Noah Widelo: Drug Trafficking and Organized Crime in Mexico

Another negative externality of drug trafficking from Mexico’s largest drug cartels is money laundering. Money laundering schemes are such a complicated and interesting topic that one of Netflix’s most popular shows, Ozark, tells the story of its microeconomic and macroeconomic effects. Money laundering is the concealment of illegally obtained money from drug sales involving foreign banks and legitimate business. Uneducated Mexican drug cartel leaders hire talented financial and legal advisers to successfully use loopholes in the business and legal world to exploit the banking systems in the United States. The money laundering allows a way to convert their revenue into usable currency. One method drug cartels use is called structuring which is depositing amounts smaller than $10,000 to avoid reporting regulations. Another effective technique cartel leaders like El Chapo used was trade-based where they bought commodities like electronics from U.S. businesses and then sold them in Mexico. Mexico experiences many cases of money laundering because of their institutional weakness and regulatory deficiencies. It is quite unsettling to know that Mexican drug cartels can infiltrate originally innocent businesses and lead to corruption and spreading fear to the workers. The fight by the FBI and DEA have to work proactively rather than reactively to find patterns. Mexican drug cartels are always trying to find new ways to clean the money through loopholes and are always looking at new countries in different regions to achieve this. I believe that as new data science becomes implemented and people move away from paper currency that governments will be able to capture the criminals and put an end to the money laundering schemes.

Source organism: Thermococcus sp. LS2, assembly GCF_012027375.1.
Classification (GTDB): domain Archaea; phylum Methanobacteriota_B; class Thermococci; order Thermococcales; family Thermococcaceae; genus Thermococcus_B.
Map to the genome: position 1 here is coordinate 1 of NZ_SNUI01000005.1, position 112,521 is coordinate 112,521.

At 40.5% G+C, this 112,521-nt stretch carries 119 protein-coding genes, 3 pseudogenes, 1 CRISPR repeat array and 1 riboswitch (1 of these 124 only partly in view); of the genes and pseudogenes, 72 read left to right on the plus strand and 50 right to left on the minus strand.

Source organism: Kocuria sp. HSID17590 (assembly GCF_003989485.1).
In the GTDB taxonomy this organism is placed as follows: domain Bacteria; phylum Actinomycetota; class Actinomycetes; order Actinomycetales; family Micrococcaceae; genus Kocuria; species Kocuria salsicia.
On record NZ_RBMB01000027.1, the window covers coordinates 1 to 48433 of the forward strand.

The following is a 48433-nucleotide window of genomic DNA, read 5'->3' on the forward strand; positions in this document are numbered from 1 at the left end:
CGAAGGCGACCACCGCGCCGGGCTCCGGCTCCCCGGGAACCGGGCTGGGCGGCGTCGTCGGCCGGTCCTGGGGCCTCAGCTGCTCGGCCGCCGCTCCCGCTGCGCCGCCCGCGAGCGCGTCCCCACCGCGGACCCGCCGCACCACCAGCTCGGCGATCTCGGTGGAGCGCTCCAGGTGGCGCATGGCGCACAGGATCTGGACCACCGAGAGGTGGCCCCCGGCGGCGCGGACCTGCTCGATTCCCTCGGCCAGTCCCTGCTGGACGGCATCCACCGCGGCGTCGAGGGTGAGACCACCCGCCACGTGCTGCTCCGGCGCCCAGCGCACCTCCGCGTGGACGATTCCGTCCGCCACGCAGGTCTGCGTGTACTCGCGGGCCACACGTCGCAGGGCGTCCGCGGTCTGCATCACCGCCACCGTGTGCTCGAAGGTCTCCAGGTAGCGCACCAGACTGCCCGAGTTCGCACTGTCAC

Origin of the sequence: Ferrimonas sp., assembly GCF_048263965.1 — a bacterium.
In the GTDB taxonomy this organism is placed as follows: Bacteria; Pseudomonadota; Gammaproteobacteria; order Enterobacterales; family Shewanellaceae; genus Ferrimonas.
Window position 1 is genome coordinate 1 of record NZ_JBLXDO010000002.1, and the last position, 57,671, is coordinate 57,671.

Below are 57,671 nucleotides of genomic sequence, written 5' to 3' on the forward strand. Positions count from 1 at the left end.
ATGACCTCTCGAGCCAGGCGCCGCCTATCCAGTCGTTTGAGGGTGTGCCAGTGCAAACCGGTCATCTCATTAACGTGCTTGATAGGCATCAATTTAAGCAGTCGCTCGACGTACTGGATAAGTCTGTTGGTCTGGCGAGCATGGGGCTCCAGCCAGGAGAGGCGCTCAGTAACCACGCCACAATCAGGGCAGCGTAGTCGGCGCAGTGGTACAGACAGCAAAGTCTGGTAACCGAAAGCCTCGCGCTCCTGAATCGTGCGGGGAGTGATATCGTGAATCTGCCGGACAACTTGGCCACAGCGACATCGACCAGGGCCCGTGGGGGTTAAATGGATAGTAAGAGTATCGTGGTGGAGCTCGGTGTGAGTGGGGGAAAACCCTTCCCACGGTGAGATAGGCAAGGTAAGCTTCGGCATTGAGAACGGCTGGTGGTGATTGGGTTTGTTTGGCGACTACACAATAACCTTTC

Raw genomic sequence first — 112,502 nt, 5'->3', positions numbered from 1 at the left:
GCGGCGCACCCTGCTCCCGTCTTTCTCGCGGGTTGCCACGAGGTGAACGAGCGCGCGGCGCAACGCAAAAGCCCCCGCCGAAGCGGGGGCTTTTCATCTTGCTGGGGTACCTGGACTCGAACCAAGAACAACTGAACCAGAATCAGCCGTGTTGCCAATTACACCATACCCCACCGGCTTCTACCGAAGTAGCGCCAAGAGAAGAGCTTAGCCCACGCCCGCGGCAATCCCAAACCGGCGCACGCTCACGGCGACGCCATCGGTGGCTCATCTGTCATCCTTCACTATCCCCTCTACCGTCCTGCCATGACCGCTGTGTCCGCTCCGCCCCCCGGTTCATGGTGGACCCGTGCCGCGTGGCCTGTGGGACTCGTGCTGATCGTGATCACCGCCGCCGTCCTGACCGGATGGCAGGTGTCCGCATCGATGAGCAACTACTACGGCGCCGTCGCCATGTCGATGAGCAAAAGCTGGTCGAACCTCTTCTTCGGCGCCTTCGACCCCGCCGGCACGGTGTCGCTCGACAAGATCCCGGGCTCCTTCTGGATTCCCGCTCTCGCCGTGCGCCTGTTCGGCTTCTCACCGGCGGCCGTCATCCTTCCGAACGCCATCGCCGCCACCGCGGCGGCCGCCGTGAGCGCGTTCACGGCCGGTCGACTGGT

“Money Laundering Methods: Capture of El Chapo: Thomson Reuters Legal.”  Thomson Reuters Legal,


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